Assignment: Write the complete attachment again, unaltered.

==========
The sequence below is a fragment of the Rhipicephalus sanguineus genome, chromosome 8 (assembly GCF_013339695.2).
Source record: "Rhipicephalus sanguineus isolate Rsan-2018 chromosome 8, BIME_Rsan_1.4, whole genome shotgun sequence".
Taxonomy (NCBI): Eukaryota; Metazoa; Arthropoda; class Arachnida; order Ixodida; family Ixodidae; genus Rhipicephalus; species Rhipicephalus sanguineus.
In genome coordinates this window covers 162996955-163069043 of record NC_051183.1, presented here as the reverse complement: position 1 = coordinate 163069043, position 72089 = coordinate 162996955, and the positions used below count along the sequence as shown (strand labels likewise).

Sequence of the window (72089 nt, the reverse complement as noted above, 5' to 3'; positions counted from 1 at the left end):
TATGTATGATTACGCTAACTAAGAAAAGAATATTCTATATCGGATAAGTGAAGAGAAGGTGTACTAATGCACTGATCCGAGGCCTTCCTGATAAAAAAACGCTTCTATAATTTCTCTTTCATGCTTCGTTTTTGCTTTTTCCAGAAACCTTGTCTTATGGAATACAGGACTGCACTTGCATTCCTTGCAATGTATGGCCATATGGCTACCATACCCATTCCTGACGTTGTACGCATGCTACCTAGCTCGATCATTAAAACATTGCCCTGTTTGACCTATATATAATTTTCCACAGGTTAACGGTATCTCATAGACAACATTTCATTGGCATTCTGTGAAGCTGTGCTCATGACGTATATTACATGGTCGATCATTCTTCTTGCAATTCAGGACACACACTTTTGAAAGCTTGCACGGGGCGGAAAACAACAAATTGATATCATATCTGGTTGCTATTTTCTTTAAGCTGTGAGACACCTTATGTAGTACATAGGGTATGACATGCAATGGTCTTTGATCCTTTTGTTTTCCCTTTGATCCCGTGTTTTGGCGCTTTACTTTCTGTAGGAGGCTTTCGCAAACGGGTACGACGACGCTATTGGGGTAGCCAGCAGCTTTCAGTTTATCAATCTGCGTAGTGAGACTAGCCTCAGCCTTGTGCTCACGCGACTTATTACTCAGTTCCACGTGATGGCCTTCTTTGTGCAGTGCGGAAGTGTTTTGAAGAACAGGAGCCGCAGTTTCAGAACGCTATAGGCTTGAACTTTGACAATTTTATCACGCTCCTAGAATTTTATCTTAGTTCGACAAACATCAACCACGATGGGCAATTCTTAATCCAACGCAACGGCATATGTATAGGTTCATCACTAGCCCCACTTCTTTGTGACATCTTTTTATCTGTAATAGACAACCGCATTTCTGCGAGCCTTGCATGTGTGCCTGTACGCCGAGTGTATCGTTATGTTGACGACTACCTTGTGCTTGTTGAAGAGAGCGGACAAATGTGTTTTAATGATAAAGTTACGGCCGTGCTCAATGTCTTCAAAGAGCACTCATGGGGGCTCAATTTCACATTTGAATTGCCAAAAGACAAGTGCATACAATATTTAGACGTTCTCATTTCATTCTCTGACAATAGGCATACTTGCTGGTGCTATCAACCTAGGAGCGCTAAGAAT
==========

The sequence below is a fragment of the Rhipicephalus sanguineus genome, chromosome 8 (assembly GCF_013339695.2).
Source record: "Rhipicephalus sanguineus isolate Rsan-2018 chromosome 8, BIME_Rsan_1.4, whole genome shotgun sequence".
Taxonomy (NCBI): Eukaryota; Metazoa; Arthropoda; class Arachnida; order Ixodida; family Ixodidae; genus Rhipicephalus; species Rhipicephalus sanguineus.
In genome coordinates this window covers 162996955-163069043 of record NC_051183.1, presented here as the reverse complement: position 1 = coordinate 163069043, position 72089 = coordinate 162996955, and the positions used below count along the sequence as shown (strand labels likewise).

Sequence of the window (72089 nt, the reverse complement as noted above, 5' to 3'; positions counted from 1 at the left end):
TATGTATGATTACGCTAACTAAGAAAAGAATATTCTATATCGGATAAGTGAAGAGAAGGTGTACTAATGCACTGATCCGAGGCCTTCCTGATAAAAAAACGCTTCTATAATTTCTCTTTCATGCTTCGTTTTTGCTTTTTCCAGAAACCTTGTCTTATGGAATACAGGACTGCACTTGCATTCCTTGCAATGTATGGCCATATGGCTACCATACCCATTCCTGACGTTGTACGCATGCTACCTAGCTCGATCATTAAAACATTGCCCTGTTTGACCTATATATAATTTTCCACAGGTTAACGGTATCTCATAGACAACATTTCATTGGCATTCTGTGAAGCTGTGCTCATGACGTATATTACATGGTCGATCATTCTTCTTGCAATTCAGGACACACACTTTTGAAAGCTTGCACGGGGCGGAAAACAACAAATTGATATCATATCTGGTTGCTATTTTCTTTAAGCTGTGAGACACCTTATGTAGTACATAGGGTATGACATGCAATGGTCTTTGATCCTTTTGTTTTCCCTTTGATCCCGTGTTTTGGCGCTTTACTTTCTGTAGGAGGCTTTCGCAAACGGGTACGACGACGCTATTGGGGTAGCCAGCAGCTTTCAGTTTATCAATCTGCGTAGTGAGACTAGCCTCAGCCTTGTGCTCACGCGACTTATTACTCAGTTCCACGTGATGGCCTTCTTTGTGCAGTGCGGAAGTGTTTTGAAGAACAGGAGCCGCAGTTTCAGAACGCTATAGGCTTGAACTTTGACAATTTTATCACGCTCCTAGAATTTTATCTTAGTTCGACAAACATCAACCACGATGGGCAATTCTTAATCCAACGCAACGGCATATGTATAGGTTCATCACTAGCCCCACTTCTTTGTGACATCTTTTTATCTGTAATAGACAACCGCATTTCTGCGAGCCTTGCATGTGTGCCTGTACGCCGAGTGTATCGTTATGTTGACGACTACCTTGTGCTTGTTGAAGAGAGCGGACAAATGTGTTTTAATGATAAAGTTACGGCCGTGCTCAATGTCTTCAAAGAGCACTCATGGGGGCTCAATTTCACATTTGAATTGCCAAAAGACAAGTGCATACAATATTTAGACGTTCTCATTTCATTCTCTGACAATAGGCATACTTGCTGGTGCTATCAACCTAGGAGCGCTAAGAAT